Relationship of neurotransmitters to the symptoms of major depressive disorder

J Clin Psychiatry. 2008:69 Suppl E1:4-7.


A relationship appears to exist between the 3 main monoamine neurotransmitters in the brain (i.e., dopamine, norepinephrine, and serotonin) and specific symptoms of major depressive disorder. Specific symptoms are associated with the increase or decrease of specific neurotransmitters, which suggests that specific symptoms of depression could be assigned to specific neurochemical mechanisms, and subsequently specific antidepressant drugs could target symptom-specific neurotransmitters. Research on electroconvulsive therapy has supported a correlation between neurotransmitters and depression symptoms. A 2-dimensional model of neurotransmitter functions is discussed that describes depression as a mixture of 2 separate components--negative affect and the loss of positive affect--that can be considered in relation to the 3 amine neurotransmitters. Owing to the different methods of action of available antidepressant agents and the depression symptoms thought to be associated with dopamine, serotonin, and norepinephrine, current treatments can be targeted toward patients' specific symptoms.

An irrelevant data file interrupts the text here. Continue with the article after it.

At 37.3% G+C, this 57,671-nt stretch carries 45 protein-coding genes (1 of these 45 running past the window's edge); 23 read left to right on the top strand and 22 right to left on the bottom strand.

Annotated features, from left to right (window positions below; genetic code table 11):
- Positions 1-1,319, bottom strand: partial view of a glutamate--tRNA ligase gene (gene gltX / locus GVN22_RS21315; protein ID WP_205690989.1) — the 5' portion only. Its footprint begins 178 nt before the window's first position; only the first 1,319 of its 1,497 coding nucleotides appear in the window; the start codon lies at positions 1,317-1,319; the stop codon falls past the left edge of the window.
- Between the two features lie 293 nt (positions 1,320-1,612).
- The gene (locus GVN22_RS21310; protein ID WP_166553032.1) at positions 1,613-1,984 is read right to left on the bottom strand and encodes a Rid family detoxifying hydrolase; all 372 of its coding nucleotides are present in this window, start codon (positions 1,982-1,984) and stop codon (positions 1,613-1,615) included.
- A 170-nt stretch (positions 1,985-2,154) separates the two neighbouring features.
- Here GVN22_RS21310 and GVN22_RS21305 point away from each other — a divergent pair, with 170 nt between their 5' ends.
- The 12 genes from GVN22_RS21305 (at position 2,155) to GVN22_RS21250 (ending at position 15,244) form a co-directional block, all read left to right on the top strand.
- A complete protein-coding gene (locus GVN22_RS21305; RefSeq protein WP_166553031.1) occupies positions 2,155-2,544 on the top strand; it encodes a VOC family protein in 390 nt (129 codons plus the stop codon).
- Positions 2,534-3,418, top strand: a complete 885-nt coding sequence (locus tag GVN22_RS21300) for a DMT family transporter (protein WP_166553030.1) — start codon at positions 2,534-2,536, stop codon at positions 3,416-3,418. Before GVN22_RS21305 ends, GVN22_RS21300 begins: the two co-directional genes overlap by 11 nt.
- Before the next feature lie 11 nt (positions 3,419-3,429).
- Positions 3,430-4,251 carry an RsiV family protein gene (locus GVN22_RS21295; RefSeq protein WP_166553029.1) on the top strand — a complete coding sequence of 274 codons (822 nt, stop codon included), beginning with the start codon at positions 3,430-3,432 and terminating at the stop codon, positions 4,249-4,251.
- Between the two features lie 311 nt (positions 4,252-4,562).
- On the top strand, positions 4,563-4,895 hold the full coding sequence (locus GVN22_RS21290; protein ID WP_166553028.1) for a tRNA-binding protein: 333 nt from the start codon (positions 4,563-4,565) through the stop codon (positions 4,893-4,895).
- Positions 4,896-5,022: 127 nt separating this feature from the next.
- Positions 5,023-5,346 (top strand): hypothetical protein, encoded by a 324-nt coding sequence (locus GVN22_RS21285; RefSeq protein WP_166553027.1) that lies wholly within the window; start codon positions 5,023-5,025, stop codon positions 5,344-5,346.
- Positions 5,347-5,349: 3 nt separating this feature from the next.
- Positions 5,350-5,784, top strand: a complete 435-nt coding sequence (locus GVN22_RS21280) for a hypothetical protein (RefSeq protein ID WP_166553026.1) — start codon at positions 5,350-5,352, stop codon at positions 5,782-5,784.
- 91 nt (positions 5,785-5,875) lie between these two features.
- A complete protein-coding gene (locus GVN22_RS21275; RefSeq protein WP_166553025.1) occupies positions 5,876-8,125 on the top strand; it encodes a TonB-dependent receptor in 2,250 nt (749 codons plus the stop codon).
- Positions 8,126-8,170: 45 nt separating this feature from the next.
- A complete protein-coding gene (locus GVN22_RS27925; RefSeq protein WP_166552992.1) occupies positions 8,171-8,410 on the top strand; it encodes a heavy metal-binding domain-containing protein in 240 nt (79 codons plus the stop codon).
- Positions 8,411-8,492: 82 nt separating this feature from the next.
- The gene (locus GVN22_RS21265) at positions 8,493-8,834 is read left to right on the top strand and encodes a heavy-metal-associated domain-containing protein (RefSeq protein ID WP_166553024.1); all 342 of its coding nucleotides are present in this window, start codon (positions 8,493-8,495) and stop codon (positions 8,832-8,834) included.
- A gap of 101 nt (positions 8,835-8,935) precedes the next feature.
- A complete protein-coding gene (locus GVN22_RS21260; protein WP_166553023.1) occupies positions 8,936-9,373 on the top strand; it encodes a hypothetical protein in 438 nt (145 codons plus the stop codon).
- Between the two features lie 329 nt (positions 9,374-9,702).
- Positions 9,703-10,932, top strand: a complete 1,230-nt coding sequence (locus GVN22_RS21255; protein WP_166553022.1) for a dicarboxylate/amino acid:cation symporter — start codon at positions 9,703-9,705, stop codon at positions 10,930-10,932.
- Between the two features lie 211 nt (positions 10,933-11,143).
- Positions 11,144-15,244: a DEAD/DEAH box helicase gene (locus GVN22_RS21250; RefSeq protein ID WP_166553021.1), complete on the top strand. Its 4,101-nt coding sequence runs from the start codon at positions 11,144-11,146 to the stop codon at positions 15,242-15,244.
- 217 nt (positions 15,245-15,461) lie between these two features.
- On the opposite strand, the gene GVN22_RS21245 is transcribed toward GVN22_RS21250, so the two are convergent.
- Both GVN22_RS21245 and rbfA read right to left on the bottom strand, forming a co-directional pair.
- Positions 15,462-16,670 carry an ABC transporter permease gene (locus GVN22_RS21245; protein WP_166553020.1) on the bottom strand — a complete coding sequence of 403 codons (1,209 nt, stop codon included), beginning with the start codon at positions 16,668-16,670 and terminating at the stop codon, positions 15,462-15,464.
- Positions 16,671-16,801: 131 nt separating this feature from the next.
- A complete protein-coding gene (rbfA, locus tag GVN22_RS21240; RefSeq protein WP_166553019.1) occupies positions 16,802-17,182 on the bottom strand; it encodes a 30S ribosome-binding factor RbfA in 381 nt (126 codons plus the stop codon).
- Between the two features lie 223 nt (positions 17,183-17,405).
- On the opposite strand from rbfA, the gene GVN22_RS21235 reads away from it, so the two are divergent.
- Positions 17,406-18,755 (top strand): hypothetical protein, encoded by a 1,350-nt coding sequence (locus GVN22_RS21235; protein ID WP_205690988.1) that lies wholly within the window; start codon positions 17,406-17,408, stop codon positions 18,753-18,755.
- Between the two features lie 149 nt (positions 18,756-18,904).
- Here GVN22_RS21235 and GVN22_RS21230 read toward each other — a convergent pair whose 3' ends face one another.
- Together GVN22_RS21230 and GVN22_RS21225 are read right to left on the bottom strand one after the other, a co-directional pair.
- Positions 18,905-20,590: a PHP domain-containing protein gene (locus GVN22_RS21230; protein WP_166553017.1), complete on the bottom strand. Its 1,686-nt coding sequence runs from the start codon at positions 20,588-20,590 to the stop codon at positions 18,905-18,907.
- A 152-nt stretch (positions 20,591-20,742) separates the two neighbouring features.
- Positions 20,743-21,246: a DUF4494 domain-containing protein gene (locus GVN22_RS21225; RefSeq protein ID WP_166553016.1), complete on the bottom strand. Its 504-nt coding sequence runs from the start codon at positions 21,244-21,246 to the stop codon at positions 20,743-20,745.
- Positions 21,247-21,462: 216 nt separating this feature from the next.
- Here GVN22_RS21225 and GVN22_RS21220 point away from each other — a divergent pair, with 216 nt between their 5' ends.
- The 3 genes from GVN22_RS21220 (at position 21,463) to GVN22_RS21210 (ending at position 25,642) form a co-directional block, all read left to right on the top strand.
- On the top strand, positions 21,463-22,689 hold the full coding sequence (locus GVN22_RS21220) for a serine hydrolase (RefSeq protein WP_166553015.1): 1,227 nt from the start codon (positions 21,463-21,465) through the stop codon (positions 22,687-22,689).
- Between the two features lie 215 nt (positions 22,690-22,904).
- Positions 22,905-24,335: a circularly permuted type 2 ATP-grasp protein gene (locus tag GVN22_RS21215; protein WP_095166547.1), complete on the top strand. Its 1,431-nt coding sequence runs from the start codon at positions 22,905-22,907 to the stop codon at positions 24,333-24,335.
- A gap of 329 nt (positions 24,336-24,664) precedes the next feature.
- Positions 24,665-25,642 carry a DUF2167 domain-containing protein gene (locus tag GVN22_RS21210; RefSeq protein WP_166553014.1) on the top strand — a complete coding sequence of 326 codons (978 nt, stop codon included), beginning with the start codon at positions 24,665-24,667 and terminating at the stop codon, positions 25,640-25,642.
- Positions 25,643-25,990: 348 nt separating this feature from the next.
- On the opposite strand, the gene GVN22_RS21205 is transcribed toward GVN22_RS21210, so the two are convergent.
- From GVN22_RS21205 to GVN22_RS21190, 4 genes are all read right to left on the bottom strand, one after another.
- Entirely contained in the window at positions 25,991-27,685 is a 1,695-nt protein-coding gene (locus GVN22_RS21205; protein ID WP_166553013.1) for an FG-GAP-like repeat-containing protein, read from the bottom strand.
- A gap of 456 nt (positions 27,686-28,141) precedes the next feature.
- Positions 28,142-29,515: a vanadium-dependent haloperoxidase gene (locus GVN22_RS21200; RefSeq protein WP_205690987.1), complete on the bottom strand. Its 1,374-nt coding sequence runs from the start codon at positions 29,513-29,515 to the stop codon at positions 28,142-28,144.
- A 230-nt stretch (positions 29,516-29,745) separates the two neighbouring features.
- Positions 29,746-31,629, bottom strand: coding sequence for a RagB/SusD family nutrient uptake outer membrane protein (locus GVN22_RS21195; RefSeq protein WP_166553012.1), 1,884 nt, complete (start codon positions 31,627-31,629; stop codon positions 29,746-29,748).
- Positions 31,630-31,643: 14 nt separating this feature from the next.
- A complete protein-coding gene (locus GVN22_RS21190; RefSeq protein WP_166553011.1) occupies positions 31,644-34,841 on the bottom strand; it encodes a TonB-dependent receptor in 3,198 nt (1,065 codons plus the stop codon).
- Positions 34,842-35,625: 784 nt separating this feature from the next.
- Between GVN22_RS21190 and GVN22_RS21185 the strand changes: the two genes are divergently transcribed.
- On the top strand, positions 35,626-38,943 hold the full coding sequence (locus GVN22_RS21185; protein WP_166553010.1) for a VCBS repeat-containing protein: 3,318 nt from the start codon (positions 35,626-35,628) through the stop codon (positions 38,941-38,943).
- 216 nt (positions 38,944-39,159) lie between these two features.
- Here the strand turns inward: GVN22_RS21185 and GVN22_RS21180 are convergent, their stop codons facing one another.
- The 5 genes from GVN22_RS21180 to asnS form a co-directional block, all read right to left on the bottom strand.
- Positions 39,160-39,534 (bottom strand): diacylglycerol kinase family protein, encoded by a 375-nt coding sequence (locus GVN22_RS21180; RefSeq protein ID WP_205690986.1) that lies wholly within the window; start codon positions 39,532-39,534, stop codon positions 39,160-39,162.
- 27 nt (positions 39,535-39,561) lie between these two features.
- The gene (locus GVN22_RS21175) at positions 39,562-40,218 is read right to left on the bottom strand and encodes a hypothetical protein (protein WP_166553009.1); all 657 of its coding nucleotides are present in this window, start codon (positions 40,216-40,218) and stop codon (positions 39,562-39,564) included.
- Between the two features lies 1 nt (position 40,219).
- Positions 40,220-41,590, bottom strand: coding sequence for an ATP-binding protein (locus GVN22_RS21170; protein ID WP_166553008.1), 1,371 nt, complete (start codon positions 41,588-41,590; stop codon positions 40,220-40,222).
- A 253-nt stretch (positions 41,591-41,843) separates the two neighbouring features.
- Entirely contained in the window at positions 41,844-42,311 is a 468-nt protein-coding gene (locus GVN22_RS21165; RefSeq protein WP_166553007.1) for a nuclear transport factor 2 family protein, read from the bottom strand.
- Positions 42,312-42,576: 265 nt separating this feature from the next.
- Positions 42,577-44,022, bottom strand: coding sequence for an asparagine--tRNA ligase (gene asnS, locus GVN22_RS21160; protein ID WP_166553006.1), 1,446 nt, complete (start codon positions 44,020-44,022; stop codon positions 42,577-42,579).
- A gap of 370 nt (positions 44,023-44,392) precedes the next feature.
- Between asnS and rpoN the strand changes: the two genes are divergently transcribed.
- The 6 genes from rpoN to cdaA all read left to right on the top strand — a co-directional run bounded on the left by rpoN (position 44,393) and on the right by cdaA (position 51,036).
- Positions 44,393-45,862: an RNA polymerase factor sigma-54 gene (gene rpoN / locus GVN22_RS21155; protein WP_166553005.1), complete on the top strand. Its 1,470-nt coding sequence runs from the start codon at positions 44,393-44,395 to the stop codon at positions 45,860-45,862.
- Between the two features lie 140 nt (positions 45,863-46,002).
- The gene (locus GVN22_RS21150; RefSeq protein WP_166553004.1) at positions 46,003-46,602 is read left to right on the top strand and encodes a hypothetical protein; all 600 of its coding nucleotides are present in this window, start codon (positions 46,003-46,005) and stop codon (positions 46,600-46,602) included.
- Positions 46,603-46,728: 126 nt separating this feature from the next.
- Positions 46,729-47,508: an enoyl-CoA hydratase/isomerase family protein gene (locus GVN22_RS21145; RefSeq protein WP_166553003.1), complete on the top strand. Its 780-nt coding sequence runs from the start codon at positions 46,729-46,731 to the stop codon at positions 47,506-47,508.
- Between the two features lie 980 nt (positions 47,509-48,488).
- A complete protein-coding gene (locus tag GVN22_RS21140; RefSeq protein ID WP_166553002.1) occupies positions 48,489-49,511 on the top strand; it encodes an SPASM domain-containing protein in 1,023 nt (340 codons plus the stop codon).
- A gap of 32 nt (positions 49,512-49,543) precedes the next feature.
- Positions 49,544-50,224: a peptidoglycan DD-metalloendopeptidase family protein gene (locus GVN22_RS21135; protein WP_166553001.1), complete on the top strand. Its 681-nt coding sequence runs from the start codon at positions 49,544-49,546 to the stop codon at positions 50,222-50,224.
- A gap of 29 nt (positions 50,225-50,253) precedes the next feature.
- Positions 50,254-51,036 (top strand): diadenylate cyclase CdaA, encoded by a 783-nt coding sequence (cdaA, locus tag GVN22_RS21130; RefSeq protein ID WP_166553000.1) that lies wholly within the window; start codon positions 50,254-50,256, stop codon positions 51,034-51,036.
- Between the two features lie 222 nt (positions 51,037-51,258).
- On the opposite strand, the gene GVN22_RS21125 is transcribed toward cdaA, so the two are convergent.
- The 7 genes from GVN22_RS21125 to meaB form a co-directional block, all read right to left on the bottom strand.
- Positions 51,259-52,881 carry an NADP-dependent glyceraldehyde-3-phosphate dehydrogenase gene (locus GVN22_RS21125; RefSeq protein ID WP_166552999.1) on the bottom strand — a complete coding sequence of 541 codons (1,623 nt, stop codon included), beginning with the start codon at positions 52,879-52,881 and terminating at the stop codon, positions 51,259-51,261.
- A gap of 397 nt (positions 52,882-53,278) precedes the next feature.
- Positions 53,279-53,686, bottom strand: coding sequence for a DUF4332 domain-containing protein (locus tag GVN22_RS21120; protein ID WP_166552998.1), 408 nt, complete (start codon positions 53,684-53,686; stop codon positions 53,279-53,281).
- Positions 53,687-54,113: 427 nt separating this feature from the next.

Publication types

  • Review

MeSH terms

  • Antidepressive Agents / pharmacology
  • Antidepressive Agents / therapeutic use
  • Catecholamines / metabolism*
  • Depressive Disorder, Major / metabolism*
  • Depressive Disorder, Major / therapy*
  • Electroconvulsive Therapy
  • Humans
  • Models, Neurological
  • Neurotransmitter Agents / metabolism
  • Receptors, Dopamine / metabolism*
  • Receptors, Neurotransmitter / metabolism*
  • Serotonin / metabolism


  • Antidepressive Agents
  • Catecholamines
  • Neurotransmitter Agents
  • Receptors, Dopamine
  • Receptors, Neurotransmitter
  • Serotonin